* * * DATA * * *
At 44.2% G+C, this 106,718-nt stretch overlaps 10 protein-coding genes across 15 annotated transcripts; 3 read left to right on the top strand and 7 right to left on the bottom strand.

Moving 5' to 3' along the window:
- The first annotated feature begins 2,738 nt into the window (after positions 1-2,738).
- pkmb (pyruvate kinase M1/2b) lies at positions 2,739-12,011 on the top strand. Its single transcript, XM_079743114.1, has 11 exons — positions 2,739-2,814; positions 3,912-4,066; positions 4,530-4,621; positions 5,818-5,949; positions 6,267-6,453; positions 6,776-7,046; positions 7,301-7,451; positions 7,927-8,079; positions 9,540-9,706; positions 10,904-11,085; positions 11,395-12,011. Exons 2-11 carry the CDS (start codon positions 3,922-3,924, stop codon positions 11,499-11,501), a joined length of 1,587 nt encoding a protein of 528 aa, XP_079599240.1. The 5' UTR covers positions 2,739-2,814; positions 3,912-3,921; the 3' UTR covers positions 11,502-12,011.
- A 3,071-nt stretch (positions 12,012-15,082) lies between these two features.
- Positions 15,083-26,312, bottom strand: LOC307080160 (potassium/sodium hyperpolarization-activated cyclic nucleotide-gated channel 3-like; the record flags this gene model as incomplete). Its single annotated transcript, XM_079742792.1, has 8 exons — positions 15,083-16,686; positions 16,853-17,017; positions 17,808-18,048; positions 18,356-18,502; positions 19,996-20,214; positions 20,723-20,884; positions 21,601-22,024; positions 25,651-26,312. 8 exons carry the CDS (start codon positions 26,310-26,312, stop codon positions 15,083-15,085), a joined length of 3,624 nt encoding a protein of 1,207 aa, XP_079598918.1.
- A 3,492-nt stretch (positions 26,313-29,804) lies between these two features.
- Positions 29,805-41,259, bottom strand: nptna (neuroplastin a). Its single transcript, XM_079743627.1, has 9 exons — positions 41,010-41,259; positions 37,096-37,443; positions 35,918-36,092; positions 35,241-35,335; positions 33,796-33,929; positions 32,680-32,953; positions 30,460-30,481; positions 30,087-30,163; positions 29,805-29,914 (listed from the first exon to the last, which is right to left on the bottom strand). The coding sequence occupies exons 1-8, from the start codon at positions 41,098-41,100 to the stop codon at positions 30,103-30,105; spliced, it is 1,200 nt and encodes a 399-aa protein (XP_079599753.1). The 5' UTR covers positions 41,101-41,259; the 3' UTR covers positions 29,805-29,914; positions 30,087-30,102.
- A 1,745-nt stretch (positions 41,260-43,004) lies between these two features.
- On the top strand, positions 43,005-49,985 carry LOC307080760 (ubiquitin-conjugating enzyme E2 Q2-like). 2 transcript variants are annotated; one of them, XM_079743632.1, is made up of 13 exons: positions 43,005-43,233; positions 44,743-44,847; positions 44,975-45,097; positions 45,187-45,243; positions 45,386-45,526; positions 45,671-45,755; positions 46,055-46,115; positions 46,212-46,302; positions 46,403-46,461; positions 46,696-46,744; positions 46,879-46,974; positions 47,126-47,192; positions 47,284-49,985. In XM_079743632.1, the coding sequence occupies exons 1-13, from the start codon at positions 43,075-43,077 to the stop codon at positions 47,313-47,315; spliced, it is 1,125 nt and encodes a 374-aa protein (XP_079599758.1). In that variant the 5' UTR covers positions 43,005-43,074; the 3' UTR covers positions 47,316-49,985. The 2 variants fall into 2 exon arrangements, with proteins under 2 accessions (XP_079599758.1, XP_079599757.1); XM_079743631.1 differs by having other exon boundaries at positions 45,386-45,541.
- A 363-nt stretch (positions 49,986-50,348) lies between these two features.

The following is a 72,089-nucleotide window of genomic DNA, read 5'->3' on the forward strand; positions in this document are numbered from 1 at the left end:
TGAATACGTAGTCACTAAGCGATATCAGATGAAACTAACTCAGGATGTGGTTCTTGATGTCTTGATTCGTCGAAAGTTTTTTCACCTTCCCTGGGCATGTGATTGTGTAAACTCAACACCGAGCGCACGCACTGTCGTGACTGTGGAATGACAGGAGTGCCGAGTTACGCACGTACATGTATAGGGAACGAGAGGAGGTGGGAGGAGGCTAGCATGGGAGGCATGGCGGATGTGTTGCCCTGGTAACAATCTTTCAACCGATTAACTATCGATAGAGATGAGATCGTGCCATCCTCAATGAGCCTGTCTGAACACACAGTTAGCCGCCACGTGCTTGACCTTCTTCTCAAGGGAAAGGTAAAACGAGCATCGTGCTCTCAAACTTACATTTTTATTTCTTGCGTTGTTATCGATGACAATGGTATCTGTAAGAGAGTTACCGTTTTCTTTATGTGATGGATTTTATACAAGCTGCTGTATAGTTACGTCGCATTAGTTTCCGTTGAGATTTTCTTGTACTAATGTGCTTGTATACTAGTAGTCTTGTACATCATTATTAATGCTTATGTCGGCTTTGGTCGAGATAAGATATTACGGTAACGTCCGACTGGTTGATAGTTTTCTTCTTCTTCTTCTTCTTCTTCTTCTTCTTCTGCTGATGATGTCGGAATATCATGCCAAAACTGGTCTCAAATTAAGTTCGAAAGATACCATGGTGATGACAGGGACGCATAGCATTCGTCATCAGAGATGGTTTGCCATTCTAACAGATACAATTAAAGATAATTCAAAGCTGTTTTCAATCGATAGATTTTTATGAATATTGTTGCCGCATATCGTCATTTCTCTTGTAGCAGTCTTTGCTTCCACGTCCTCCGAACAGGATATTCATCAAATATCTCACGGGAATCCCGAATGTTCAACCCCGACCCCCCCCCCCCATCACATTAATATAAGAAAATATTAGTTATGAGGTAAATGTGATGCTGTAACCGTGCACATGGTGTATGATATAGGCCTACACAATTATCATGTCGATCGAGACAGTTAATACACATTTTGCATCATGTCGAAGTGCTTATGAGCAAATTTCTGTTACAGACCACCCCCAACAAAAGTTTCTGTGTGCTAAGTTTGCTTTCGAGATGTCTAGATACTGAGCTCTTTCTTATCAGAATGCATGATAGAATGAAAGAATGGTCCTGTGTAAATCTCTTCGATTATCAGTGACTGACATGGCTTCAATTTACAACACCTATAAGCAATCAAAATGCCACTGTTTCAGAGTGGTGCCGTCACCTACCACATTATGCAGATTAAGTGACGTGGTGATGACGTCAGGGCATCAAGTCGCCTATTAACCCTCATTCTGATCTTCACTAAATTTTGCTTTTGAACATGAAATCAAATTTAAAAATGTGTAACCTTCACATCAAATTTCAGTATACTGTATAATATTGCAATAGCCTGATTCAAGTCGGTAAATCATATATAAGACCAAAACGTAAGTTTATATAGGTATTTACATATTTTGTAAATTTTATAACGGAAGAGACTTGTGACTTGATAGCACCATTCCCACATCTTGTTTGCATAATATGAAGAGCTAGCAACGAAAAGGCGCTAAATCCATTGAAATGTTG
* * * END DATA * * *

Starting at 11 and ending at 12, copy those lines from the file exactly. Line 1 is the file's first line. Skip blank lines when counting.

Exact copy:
- A 363-nt stretch (positions 49,986-50,348) lies between these two features.

The following is a 72,089-nucleotide window of genomic DNA, read 5'->3' on the forward strand; positions in this document are numbered from 1 at the left end: